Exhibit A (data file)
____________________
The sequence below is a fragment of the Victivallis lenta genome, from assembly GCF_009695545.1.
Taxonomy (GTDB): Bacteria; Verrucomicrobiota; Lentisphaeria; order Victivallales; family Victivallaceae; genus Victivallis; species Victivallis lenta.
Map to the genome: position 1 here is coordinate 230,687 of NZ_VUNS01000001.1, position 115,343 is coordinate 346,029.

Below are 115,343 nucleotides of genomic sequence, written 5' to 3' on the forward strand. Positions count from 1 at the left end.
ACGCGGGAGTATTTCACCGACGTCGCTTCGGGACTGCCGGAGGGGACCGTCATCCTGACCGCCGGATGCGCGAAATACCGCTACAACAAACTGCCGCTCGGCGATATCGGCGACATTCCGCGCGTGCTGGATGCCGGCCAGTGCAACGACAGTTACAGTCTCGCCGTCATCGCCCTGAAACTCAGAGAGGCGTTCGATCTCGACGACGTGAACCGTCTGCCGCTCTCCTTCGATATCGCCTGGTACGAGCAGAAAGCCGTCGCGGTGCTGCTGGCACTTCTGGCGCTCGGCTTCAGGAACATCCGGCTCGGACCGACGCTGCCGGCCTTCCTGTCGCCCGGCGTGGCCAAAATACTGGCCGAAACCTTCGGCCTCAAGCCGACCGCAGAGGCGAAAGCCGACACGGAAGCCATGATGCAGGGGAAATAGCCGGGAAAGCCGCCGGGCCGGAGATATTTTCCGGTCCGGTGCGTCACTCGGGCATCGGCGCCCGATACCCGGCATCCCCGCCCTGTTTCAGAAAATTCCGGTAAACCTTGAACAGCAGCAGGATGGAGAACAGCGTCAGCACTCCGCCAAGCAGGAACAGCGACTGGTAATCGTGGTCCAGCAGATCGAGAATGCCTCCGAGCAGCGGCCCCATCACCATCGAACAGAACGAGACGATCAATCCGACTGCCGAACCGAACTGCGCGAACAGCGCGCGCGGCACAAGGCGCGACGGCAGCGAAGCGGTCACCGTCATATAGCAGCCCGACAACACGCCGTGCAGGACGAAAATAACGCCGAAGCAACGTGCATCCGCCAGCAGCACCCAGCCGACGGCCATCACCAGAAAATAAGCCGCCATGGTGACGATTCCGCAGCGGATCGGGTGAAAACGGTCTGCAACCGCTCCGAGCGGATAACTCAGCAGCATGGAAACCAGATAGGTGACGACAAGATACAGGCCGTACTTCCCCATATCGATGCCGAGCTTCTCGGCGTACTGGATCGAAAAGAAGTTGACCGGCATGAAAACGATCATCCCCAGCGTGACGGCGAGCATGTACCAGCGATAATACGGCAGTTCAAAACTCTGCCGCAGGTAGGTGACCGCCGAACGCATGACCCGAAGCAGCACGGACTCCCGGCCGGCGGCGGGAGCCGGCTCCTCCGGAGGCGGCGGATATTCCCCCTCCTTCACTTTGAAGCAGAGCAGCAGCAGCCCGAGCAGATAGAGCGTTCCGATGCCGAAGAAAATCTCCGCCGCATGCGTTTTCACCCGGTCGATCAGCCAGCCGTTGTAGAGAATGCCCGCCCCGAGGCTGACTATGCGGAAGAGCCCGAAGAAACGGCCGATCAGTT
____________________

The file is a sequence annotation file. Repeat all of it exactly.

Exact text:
The sequence below is a fragment of the Victivallis lenta genome, from assembly GCF_009695545.1.
Taxonomy (GTDB): Bacteria; Verrucomicrobiota; Lentisphaeria; order Victivallales; family Victivallaceae; genus Victivallis; species Victivallis lenta.
Map to the genome: position 1 here is coordinate 230,687 of NZ_VUNS01000001.1, position 115,343 is coordinate 346,029.

Below are 115,343 nucleotides of genomic sequence, written 5' to 3' on the forward strand. Positions count from 1 at the left end.
ACGCGGGAGTATTTCACCGACGTCGCTTCGGGACTGCCGGAGGGGACCGTCATCCTGACCGCCGGATGCGCGAAATACCGCTACAACAAACTGCCGCTCGGCGATATCGGCGACATTCCGCGCGTGCTGGATGCCGGCCAGTGCAACGACAGTTACAGTCTCGCCGTCATCGCCCTGAAACTCAGAGAGGCGTTCGATCTCGACGACGTGAACCGTCTGCCGCTCTCCTTCGATATCGCCTGGTACGAGCAGAAAGCCGTCGCGGTGCTGCTGGCACTTCTGGCGCTCGGCTTCAGGAACATCCGGCTCGGACCGACGCTGCCGGCCTTCCTGTCGCCCGGCGTGGCCAAAATACTGGCCGAAACCTTCGGCCTCAAGCCGACCGCAGAGGCGAAAGCCGACACGGAAGCCATGATGCAGGGGAAATAGCCGGGAAAGCCGCCGGGCCGGAGATATTTTCCGGTCCGGTGCGTCACTCGGGCATCGGCGCCCGATACCCGGCATCCCCGCCCTGTTTCAGAAAATTCCGGTAAACCTTGAACAGCAGCAGGATGGAGAACAGCGTCAGCACTCCGCCAAGCAGGAACAGCGACTGGTAATCGTGGTCCAGCAGATCGAGAATGCCTCCGAGCAGCGGCCCCATCACCATCGAACAGAACGAGACGATCAATCCGACTGCCGAACCGAACTGCGCGAACAGCGCGCGCGGCACAAGGCGCGACGGCAGCGAAGCGGTCACCGTCATATAGCAGCCCGACAACACGCCGTGCAGGACGAAAATAACGCCGAAGCAACGTGCATCCGCCAGCAGCACCCAGCCGACGGCCATCACCAGAAAATAAGCCGCCATGGTGACGATTCCGCAGCGGATCGGGTGAAAACGGTCTGCAACCGCTCCGAGCGGATAACTCAGCAGCATGGAAACCAGATAGGTGACGACAAGATACAGGCCGTACTTCCCCATATCGATGCCGAGCTTCTCGGCGTACTGGATCGAAAAGAAGTTGACCGGCATGAAAACGATCATCCCCAGCGTGACGGCGAGCATGTACCAGCGATAATACGGCAGTTCAAAACTCTGCCGCAGGTAGGTGACCGCCGAACGCATGACCCGAAGCAGCACGGACTCCCGGCCGGCGGCGGGAGCCGGCTCCTCCGGAGGCGGCGGATATTCCCCCTCCTTCACTTTGAAGCAGAGCAGCAGCAGCCCGAGCAGATAGAGCGTTCCGATGCCGAAGAAAATCTCCGCCGCATGCGTTTTCACCCGGTCGATCAGCCAGCCGTTGTAGAGAATGCCCGCCCCGAGGCTGACTATGCGGAAGAGCCCGAAGAAACGGCCGATCAGTT